Dr. Kami Fletcher
Dr. Fletcher is an Associate Professor of American & African American History at Albright College. Her newest course entitled “African American Deathways and Deathwork” examines African American norms and ideas surrounding death as well as encourages students to see how death intersects with race, class, gender, religion, region. She is the author of “Real Business: Maryland’s First Black Cemetery Journey’s into the Enterprise of Death, 1807-1920”. She is also the co-author of the forthcoming volume Till Death Do Us Part: American Ethnic Cemeteries as Borders Uncrossed (University Press of Mississippi, March 2020). Currently, Dr. Fletcher is working on two manuscripts: The first, co-authored is First 100 Years of Black Undertaking in Baltimore. The second is a co-edited volume, Southern Cemeteries, Imprints of Southern Culture.
Kaylee P. Alexander
Kaylee P. Alexander is a PhD Candidate in the Art, Art History & Visual Studies at Duke University, specializing in nineteenth-century visual culture. Kaylee’s research interests include funerary monuments, print media, and the cultural economics of burial in France and the United States. Approaching issues of survival bias, ephemerality, and erasure in the cemetery, she employs data-driven and digital methodologies to study vernacular memorial practices, particularly in instances where little material evidence survived into the present day. Her dissertation, “In Perpetuity: Funerary Monuments, Consumerism and Social Reform in Paris (1804–1924),” investigates the emergence of a popular market for funerary monuments in France.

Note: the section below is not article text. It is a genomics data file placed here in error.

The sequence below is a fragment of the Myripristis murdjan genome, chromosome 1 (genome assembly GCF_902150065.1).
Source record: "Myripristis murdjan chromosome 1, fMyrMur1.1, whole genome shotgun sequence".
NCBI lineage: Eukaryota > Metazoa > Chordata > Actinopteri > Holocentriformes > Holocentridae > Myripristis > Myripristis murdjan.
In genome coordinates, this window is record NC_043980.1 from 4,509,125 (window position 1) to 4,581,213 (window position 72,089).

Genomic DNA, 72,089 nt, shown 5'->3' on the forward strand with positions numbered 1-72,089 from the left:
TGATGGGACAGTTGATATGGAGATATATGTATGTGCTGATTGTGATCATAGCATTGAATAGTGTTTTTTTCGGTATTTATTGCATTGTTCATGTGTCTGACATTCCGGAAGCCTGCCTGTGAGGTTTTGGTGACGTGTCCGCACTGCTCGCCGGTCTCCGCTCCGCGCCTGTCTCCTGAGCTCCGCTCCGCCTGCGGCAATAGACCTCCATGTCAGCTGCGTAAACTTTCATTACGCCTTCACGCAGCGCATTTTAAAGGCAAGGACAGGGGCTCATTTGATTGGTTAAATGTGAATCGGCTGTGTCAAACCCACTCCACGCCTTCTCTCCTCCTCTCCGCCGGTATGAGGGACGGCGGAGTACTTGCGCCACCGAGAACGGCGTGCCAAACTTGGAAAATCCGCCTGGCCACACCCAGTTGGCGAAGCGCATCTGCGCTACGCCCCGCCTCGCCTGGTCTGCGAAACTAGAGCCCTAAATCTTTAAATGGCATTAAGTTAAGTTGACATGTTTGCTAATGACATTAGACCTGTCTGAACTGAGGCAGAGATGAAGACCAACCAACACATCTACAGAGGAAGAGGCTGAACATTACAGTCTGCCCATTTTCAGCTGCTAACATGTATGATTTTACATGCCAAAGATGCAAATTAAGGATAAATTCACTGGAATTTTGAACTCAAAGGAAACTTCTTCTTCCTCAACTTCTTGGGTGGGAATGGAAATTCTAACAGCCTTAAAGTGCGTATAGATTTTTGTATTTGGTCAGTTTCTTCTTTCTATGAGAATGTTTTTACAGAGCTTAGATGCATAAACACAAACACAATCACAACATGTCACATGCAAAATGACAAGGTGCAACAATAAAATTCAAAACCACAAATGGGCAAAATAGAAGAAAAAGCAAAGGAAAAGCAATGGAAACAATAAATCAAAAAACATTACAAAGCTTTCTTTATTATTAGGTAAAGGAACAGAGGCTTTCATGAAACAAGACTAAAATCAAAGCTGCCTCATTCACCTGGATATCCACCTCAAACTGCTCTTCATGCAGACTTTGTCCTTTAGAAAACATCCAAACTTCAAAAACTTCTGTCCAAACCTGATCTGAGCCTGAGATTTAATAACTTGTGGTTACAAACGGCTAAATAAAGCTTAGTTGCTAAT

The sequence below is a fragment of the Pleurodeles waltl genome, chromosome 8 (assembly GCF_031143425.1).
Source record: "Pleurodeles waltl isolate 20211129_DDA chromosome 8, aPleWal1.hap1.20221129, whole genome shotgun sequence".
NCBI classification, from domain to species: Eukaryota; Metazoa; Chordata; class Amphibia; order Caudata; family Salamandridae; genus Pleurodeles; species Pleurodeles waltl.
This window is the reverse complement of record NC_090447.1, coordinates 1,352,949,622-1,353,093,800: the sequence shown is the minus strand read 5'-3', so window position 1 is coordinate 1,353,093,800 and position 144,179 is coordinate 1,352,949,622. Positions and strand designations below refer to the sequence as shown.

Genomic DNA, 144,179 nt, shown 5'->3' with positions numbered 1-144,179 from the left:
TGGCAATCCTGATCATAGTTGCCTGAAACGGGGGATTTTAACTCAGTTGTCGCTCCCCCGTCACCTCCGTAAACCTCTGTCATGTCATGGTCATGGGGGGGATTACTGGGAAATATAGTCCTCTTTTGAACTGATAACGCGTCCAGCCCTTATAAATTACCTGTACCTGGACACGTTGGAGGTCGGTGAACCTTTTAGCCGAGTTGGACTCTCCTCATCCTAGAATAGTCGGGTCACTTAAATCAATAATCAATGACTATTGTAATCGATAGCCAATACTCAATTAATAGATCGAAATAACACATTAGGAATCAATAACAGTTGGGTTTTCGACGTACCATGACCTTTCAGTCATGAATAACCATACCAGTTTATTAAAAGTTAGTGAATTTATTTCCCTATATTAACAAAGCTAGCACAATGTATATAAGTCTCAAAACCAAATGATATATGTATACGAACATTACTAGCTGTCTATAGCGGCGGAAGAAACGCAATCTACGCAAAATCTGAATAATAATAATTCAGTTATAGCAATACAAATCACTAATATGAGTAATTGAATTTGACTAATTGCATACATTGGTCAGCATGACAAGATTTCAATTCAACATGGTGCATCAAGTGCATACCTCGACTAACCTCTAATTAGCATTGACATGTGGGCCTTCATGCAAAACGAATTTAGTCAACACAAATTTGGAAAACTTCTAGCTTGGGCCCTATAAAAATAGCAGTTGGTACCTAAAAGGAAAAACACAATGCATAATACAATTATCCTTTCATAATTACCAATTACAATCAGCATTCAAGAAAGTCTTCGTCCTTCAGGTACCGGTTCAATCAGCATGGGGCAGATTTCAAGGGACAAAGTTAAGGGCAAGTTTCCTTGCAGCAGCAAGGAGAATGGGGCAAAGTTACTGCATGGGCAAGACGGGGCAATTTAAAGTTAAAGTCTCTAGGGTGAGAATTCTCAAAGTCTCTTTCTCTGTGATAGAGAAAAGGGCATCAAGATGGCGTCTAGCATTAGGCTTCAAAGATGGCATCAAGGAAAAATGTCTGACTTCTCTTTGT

Dr. Alex Green
Alex Green is an Adjunct Lecturer in Public Policy at the Harvard Kennedy School. In 2017, Green led the creation of a nationally recognized project-based, community-focused disability history curriculum for high school students at Gann Academy. He is currently working on multiple projects relating to disability history and identifies as a proudly disabled individual. In addition to his faculty position, Green currently serves as a fellow of the Harvard Negotiation Project, based at the Program on Negotiation at Harvard Law School; and the senior research associate for the American Secretaries of State Project at the Kennedy School. His writing has appeared in The Boston Globe, The Atlantic, and (with his students) The New York Times. He is an op-ed contributor to Cognoscenti, the ideas and opinions page for WBUR-NPR Boston, and the New England Correspondent for Publishers Weekly magazine.
Dr. Jeffrey Smith
Dr. Jeffrey Smith is Senior Professor of History at Lindenwood University in the St. Louis area, and editor of The Confluence, a regional studies journal in a magazine format. Smith is author of The Rural Cemetery Movement: Places of Paradox in Nineteenth-Century America. Most recently, he was a contributor to Till Death Do Us Part: American Ethnic Cemeteries as Borders Uncrossed (“Till Death Keeps Us Apart: Segregated Cemeteries and Social Values in St. Louis, Missouri”) and in the forthcoming Monuments, Memory, and Commemoration (“Cemeteries and the Lost Cause”) and ——–your and Ashley’s title that I can’t find quickly—— (“Confederates in the Graveyard: Southern Identity and the Rural Cemetery Movement”).